Where The Wrecking Ball Lands

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A lot can happen in 10 years can’t it?

It doesn’t seem that long ago that everybody was excited to see what would become of little Destiny Hope Cyrus.

Tish and Billy Ray’s little girl was such a joyful prodigy that she eventually adopted the family nickname “sMiley” as her stage name. The exuberance that shone through in her precocious singing and dancing brought her to the attention of friendly agents and starmakers.

At 11 she auditioned for what would eventually become Disney’s “Hannah Montana”, a television series about a school girl with a secret life as a pop star. While everybody imagined that she would use her talents to entertain for a time, very few were banking on her becoming a worldwide celebrity.

If it’s hard to get famous, it’s even harder to stay famous.

What nobody imagined (a disposable Disney show going bigger than it’s time slot) happened faster than most people thought it could.

Back then the vocalized concerns over Miley’s astronomical rise were usually squelched by folks who assured us that her dad had “been a star before” and could “keep his eye on her”. The plan seemed to be that she would do what Dad told her to do.

Nobody seemed to point out that Dad hadn’t exactly kept it together when he was famous, and within a few years he would admit that his chief failing would be being a “friend” to his daughter, neglecting his duties as a parent:

“I should have been a better parent, I should have said, ‘Enough is enough–it’s getting dangerous and somebody’s going to get hurt.’ I should have, but I didn’t… Honestly, I didn’t know the ball was out-of-bounds until it was way up in the stands somewhere.”

What no one seemed to anticipate, or prepare against, was Miley’s decision to create a her own path to stardom. It was one that would quickly lead away from promise rings and church choirs and spill out into the strange, bong-smoked haze that was 2013.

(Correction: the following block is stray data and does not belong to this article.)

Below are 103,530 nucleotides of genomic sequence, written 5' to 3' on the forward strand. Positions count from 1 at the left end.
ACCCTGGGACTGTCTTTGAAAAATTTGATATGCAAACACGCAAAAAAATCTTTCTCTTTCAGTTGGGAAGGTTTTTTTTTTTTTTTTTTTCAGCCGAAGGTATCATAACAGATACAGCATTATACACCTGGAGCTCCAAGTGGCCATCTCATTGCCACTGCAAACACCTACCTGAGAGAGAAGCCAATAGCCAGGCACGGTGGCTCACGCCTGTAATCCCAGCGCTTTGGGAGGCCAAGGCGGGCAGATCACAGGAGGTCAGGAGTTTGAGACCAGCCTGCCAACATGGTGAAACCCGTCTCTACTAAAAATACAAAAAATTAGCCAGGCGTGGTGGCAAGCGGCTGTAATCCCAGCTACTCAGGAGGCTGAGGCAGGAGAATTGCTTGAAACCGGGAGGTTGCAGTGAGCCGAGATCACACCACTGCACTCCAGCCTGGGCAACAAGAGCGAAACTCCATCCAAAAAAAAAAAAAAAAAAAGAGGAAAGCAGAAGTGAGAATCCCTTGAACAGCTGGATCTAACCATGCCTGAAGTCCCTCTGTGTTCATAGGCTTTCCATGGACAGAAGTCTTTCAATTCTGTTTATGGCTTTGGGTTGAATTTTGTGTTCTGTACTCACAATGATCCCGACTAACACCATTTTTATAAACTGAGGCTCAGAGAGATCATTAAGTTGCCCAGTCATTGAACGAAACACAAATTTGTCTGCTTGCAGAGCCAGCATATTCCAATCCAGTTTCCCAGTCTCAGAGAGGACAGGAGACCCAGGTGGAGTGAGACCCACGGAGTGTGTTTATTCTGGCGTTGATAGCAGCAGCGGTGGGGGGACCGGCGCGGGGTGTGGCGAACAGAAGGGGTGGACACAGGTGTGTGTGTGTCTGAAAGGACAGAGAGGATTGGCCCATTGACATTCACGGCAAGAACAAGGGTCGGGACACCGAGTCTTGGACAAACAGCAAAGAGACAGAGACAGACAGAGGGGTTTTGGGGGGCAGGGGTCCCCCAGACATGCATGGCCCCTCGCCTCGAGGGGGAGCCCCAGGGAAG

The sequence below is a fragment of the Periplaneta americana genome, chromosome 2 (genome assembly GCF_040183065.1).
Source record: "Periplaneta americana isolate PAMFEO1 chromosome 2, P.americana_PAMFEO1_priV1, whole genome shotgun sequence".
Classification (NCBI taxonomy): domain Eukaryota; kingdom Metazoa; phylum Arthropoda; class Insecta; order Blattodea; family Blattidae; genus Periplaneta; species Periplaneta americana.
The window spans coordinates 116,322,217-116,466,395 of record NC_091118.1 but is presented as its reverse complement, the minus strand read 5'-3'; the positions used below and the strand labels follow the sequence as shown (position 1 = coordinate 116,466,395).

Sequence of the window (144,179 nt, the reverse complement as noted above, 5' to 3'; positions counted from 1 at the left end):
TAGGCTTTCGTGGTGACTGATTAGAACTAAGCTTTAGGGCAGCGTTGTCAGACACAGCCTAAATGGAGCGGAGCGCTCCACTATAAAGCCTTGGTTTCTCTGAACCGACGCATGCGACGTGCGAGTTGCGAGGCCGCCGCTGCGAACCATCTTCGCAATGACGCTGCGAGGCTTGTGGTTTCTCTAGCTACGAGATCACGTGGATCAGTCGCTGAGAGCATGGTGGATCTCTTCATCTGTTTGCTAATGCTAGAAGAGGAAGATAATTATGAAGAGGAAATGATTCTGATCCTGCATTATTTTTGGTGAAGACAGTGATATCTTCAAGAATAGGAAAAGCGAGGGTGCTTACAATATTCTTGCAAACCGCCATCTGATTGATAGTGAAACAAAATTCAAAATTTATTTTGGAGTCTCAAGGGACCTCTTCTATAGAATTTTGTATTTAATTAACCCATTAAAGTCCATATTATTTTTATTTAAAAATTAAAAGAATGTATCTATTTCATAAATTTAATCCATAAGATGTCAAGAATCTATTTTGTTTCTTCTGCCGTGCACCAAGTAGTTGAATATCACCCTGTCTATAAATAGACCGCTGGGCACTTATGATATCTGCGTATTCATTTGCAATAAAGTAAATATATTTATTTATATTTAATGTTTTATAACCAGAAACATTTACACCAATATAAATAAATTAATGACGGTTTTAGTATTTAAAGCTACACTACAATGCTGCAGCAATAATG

At some point during her Disney grooming, Miley stopped doing what was planned for her and started doing what she felt like.

“Things came out that happened ā€“ like, you know, bong videos ā€“ when I was on Disney,” she said. “But I never wanted to do that to Disney. When I was no longer employed by anyone, that’s when I was like, ‘Ok, Iā€™m going to do my own thing.’ But I waited until I felt like I had respectfully finished out what I was supposed to do, you know?”

By her own admission, trouble started for Miley when there were still people around who were responsible for making sure that she was being cared for.

Whether or not her parents were keeping an eye on her, a pot video on the internet is definitely a red flag to an entire industry that your teen idol is drowning in their own success. Unfortunately, nobody in charge stopped production on the singing and dancing because it was a cash machine that no one was willing to step away from.

It’s a lot like being on the teacups at Disneyland and raising your hand because you’re feeling sick, but the ride operator speeds it up because they need the people in line to see how fun the ride is.